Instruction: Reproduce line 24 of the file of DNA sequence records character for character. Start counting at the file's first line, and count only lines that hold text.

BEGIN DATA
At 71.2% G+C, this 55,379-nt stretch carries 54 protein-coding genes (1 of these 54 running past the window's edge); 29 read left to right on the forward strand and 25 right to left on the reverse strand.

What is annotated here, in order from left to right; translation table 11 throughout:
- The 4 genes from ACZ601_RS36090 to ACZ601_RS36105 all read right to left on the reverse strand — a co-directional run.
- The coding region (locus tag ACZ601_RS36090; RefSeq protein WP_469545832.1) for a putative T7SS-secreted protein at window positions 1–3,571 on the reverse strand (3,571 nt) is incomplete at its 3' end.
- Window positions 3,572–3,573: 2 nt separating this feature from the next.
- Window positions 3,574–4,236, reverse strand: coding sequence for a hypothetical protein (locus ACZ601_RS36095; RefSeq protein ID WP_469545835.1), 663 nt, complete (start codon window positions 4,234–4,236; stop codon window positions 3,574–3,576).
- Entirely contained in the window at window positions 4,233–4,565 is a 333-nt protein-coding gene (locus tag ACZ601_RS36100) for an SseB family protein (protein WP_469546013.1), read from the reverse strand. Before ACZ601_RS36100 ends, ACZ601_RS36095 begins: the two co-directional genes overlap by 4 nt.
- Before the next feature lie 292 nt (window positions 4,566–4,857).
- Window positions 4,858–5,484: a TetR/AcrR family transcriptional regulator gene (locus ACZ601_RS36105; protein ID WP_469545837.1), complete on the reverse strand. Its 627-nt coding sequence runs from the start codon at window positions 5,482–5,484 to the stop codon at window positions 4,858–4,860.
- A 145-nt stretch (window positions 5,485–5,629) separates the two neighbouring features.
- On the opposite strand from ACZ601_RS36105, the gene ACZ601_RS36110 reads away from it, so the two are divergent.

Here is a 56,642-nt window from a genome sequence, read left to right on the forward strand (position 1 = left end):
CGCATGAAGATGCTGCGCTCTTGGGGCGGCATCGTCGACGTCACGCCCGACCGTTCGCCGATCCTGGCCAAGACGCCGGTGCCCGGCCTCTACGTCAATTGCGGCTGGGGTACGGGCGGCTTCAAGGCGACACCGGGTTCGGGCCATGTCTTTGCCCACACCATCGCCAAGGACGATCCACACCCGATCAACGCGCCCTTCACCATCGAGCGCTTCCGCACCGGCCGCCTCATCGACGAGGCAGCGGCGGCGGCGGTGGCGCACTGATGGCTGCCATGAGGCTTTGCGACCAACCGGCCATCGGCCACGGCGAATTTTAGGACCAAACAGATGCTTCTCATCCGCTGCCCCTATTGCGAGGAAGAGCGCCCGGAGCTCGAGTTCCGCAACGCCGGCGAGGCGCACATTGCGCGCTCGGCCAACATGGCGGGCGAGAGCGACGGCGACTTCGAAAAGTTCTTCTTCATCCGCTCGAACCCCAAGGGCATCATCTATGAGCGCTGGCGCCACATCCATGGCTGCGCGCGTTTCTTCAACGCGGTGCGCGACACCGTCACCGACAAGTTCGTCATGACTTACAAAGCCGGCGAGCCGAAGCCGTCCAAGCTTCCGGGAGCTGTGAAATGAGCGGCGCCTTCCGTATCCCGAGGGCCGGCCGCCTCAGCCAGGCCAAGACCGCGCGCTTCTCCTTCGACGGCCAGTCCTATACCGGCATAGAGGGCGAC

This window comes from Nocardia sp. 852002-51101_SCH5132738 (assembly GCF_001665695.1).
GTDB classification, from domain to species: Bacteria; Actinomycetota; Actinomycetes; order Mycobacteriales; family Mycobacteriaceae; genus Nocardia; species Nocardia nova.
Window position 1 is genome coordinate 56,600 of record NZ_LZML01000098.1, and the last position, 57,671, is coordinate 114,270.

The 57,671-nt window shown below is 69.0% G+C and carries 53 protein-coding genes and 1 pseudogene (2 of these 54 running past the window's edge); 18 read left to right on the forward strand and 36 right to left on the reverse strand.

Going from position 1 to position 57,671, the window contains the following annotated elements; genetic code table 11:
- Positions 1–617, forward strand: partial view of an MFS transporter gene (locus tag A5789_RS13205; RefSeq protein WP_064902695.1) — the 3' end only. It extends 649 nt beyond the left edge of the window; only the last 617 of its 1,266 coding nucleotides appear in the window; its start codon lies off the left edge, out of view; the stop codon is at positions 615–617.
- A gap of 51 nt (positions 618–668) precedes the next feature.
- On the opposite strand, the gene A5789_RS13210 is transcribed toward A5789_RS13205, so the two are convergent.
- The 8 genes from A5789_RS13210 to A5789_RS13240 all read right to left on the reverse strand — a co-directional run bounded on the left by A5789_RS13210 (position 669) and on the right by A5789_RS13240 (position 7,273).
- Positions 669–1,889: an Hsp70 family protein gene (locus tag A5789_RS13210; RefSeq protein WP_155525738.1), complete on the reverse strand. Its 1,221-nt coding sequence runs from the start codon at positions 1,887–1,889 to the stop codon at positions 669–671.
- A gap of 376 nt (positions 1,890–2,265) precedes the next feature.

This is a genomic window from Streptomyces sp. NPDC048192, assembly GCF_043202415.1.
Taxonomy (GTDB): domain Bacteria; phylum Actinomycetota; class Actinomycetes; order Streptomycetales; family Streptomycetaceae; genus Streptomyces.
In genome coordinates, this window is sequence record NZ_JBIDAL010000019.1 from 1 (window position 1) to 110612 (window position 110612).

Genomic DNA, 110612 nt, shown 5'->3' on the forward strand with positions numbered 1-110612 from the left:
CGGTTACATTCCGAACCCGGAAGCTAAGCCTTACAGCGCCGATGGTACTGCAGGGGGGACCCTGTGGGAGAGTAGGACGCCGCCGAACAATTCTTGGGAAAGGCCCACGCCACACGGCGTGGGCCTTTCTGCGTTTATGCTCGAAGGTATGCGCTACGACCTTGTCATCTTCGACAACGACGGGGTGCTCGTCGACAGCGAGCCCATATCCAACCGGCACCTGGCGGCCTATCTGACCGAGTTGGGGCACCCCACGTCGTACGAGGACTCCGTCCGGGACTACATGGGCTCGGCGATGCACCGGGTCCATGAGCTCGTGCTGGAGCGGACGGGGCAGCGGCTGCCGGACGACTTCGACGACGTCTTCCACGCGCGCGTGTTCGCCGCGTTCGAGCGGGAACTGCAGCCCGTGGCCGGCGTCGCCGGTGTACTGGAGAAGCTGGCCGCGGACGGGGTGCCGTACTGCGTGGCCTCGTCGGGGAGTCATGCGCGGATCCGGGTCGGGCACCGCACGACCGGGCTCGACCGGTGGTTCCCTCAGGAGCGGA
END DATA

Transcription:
- A gap of 376 nt (positions 1,890–2,265) precedes the next feature.